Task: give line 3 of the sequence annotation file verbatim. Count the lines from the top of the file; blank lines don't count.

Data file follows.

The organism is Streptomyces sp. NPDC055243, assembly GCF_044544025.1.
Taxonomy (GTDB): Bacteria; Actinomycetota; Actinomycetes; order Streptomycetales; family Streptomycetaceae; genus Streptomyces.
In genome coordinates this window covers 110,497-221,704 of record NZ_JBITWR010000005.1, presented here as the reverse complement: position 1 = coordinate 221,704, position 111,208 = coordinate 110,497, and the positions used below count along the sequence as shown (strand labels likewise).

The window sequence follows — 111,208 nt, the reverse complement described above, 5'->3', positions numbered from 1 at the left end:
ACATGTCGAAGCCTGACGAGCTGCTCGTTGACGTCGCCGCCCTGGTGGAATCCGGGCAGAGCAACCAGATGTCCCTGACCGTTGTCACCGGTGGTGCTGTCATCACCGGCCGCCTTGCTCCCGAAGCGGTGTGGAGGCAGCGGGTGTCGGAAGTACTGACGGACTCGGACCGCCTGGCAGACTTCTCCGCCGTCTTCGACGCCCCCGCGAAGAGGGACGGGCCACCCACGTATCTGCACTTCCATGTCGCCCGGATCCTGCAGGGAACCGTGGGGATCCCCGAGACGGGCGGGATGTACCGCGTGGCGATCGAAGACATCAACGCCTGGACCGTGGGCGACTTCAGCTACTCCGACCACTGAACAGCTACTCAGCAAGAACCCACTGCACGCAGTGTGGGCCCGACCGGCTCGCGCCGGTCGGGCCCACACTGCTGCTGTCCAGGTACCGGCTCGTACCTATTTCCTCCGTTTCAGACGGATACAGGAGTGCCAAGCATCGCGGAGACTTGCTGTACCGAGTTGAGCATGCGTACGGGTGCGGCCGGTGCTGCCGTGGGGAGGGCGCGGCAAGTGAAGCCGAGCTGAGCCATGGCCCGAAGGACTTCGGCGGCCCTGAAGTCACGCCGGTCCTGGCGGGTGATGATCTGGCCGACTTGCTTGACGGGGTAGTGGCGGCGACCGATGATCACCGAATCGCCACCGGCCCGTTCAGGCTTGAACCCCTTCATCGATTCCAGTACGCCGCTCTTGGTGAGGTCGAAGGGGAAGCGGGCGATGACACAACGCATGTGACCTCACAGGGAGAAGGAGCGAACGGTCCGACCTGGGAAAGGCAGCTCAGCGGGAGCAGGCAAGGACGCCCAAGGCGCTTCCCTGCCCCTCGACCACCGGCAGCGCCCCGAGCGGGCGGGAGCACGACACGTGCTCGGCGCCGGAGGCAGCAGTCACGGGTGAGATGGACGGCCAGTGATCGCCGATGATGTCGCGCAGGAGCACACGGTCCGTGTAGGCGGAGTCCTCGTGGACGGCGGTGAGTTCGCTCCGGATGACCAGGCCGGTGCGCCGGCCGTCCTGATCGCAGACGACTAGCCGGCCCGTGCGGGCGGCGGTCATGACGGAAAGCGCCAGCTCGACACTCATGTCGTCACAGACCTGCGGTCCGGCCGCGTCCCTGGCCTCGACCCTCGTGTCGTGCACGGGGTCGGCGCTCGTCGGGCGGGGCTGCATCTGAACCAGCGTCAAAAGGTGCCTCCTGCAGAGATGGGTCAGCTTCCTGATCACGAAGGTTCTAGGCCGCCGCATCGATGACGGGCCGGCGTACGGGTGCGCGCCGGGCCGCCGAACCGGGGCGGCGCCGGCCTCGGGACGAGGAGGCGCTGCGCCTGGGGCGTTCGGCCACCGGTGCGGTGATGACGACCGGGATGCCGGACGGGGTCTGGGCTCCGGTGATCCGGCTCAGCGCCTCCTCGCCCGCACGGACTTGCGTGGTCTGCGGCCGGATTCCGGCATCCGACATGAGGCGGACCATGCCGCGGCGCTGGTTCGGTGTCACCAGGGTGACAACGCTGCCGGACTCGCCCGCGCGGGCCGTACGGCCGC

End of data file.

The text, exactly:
In genome coordinates this window covers 110,497-221,704 of record NZ_JBITWR010000005.1, presented here as the reverse complement: position 1 = coordinate 221,704, position 111,208 = coordinate 110,497, and the positions used below count along the sequence as shown (strand labels likewise).